Late last year, my youngest daughter, Liana, and I spent three Sunday afternoons at Mayyim Hayyim participating in their Beneath the Surface class for Bat Mitzvah girls and their mothers. We joined on a friend’s recommendation and had no expectations. I had attended several fundraisers for Mayyim Hayyim over the years, but had never immersed. Liana knew that her older sister, Rachel, visited Mayyim Hayyim for an immersion the day before she became a Bat Mitzvah. We passed the mikveh several times each week as we traveled, knowing that this building belonged to our community, but never considering that it belonged to us.
During the course of the program I began to think about how the Jewish institutions of my family’s community here in Newton in 2014 are worlds away from those I grew up with in central New Jersey in the 1970’s. When I was young, my family belonged to the conservative synagogue in town. I attended Hebrew School. I became a Bat Mitzvah. But in retrospect, those experiences were not warm and nurturing, not meaningful. I don’t remember any special preparations or discussions with my Rabbi or any other educational leader. I don’t remember being told or feeling what the significance of the service was. And, other than the Jewish summer camp that I attended, there was really no other Jewish community space in my life.
Perhaps because I have become involved so gradually over the last several years, I hadn’t noticed how spiritually moved and Jewishly involved one could become in countless ways and places around Boston. It also dawned on me, perhaps during our second Sunday at Mayyim Hayyim, that this mikveh, only blocks from my home, is another place for us to experience our Judaism. Though I had supported Mayyim Hayyim since its inception, I supported it to help those going through crises and transitions and hoped it would be there for me or my family should we ever need it for those reasons. I did not think of the mikveh as a spot for us to gather or learn or bond. Meeting with other moms who were also preparing for their daughters’ b’not mitzvah gave me the opportunity to review my Jewish past and see how my particular Jewish connections and understandings developed. We all had different stories, different paths, different ideas. But we all had the same intention, which was to make sure our daughter’s transition to becoming a Jewish adult was meaningful. Beneath the surface, we found, the moms and daughters had many feelings and ideas that bubbled up as we laughed and shared and learned. In private and in groups, Liana and I reflected on our connection to each other and to our Jewish lives. I know that in a few weeks, when Liana walks onto the bimah, her experience will be that much richer from having been Beneath the Surface.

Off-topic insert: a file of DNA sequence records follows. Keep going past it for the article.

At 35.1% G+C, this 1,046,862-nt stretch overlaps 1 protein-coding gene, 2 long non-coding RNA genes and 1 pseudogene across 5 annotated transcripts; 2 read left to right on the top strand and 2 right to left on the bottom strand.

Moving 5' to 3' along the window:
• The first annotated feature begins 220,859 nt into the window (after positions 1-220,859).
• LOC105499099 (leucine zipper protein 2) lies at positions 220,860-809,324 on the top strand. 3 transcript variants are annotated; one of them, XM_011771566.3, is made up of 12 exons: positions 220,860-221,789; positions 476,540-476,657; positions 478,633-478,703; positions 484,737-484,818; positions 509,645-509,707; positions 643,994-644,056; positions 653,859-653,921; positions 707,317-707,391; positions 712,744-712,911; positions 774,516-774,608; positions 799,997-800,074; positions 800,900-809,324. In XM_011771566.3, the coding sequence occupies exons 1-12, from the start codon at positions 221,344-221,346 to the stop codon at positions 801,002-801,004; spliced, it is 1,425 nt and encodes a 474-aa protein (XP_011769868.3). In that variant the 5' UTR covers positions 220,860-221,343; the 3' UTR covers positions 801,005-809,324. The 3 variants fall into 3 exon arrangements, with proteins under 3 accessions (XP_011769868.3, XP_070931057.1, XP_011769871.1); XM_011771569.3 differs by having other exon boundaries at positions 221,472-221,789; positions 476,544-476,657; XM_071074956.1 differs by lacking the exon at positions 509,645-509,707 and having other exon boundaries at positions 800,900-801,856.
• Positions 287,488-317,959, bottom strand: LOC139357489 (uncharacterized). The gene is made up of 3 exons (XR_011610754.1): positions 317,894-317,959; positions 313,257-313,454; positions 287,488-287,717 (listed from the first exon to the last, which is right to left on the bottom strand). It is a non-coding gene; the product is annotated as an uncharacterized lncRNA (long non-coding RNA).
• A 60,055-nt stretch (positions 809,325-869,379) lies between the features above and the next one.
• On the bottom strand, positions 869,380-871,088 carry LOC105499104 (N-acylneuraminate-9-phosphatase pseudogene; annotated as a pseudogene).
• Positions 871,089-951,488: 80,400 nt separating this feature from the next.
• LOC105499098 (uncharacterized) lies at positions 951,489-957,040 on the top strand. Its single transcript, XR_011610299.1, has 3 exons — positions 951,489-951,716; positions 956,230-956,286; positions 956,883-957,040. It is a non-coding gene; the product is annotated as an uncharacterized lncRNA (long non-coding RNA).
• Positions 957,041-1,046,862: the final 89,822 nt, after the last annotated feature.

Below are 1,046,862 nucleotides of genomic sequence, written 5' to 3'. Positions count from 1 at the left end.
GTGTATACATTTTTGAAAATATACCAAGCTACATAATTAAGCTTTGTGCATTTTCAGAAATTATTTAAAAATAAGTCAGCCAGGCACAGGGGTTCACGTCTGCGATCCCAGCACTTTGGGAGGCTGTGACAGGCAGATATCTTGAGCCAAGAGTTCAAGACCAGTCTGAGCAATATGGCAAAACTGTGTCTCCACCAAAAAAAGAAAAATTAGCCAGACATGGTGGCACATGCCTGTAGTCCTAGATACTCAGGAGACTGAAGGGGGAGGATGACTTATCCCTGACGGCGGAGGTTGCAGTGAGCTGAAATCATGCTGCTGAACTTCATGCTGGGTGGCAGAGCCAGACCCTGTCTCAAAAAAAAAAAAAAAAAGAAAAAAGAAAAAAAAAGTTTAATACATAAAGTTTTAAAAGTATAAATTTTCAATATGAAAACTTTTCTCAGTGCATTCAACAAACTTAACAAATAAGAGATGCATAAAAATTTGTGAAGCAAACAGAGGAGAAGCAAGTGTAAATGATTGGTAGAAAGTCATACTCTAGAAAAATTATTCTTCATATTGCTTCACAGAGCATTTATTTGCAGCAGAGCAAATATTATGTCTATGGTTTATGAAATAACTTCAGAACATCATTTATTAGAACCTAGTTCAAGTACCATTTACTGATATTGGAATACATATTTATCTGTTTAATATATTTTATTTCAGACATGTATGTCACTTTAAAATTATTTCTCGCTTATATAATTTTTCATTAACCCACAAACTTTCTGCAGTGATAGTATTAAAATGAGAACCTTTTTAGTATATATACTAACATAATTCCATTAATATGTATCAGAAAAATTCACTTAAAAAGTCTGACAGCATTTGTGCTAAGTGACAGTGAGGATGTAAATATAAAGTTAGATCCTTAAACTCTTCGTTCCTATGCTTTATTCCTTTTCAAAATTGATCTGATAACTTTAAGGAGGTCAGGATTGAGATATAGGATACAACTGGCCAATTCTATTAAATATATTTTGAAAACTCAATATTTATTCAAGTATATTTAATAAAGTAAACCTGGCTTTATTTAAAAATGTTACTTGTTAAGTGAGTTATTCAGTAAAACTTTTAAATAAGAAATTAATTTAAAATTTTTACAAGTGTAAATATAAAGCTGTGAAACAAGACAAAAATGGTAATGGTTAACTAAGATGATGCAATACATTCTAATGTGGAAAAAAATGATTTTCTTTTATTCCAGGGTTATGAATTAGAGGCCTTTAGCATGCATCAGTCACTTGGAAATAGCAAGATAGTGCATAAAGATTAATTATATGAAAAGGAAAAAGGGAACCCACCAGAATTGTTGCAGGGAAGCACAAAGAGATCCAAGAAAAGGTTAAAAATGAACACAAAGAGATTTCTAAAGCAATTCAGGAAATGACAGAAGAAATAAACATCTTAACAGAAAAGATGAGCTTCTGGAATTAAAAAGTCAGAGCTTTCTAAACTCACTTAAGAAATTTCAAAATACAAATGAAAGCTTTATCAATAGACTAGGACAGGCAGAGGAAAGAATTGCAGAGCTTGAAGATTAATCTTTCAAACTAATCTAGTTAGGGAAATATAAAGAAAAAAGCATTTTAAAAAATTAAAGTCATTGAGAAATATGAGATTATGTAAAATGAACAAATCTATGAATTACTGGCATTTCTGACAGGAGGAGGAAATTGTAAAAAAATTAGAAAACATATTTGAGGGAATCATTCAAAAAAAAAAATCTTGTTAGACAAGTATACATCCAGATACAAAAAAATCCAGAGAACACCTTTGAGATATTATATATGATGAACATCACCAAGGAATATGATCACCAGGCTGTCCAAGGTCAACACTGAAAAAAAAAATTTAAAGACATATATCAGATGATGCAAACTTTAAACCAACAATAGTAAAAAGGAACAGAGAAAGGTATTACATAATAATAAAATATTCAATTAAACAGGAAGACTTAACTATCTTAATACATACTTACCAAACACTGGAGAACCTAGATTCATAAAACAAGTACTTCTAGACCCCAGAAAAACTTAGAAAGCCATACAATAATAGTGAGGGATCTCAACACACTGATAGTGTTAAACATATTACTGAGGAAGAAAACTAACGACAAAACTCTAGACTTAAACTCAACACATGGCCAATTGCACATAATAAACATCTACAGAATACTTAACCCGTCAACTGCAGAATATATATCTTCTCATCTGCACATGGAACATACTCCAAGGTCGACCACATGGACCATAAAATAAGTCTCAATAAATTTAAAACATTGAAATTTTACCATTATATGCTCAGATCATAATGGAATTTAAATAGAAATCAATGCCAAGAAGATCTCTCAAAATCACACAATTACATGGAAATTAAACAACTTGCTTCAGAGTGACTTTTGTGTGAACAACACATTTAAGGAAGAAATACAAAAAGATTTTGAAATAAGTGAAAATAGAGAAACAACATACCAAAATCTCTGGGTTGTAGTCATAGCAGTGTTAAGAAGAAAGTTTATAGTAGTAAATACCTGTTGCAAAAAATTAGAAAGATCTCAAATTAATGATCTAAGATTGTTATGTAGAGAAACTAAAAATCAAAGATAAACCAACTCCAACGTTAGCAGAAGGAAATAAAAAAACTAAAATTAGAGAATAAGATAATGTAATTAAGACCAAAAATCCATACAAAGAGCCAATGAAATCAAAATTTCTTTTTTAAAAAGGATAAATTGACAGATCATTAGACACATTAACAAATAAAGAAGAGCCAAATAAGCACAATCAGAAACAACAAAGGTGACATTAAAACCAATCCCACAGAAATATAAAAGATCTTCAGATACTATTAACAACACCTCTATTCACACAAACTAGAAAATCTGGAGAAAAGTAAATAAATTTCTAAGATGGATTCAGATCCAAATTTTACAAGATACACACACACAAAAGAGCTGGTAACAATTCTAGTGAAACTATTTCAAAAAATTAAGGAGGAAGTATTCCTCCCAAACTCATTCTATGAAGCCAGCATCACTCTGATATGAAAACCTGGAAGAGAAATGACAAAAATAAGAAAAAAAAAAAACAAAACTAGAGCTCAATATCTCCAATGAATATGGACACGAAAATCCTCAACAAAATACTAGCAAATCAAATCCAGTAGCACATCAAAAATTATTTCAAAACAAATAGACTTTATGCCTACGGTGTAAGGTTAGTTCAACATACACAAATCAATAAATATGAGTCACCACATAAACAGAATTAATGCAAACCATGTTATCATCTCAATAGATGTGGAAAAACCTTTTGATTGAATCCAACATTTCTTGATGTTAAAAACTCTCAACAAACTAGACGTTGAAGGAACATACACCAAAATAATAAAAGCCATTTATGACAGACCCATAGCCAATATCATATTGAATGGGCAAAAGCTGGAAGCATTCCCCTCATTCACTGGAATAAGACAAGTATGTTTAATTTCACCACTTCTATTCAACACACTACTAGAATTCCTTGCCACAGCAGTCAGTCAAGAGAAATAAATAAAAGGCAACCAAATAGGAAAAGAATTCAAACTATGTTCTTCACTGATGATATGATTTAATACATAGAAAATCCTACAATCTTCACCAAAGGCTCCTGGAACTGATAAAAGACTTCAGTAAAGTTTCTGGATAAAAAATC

Hope Suttin and her family are members of Temple Emanuel and live in Newton, MA. Hope and her daughter Liana participated in Mayyim Hayyim’s mother-daughter bat mitzvah program Beneath the Surface in fall 2013.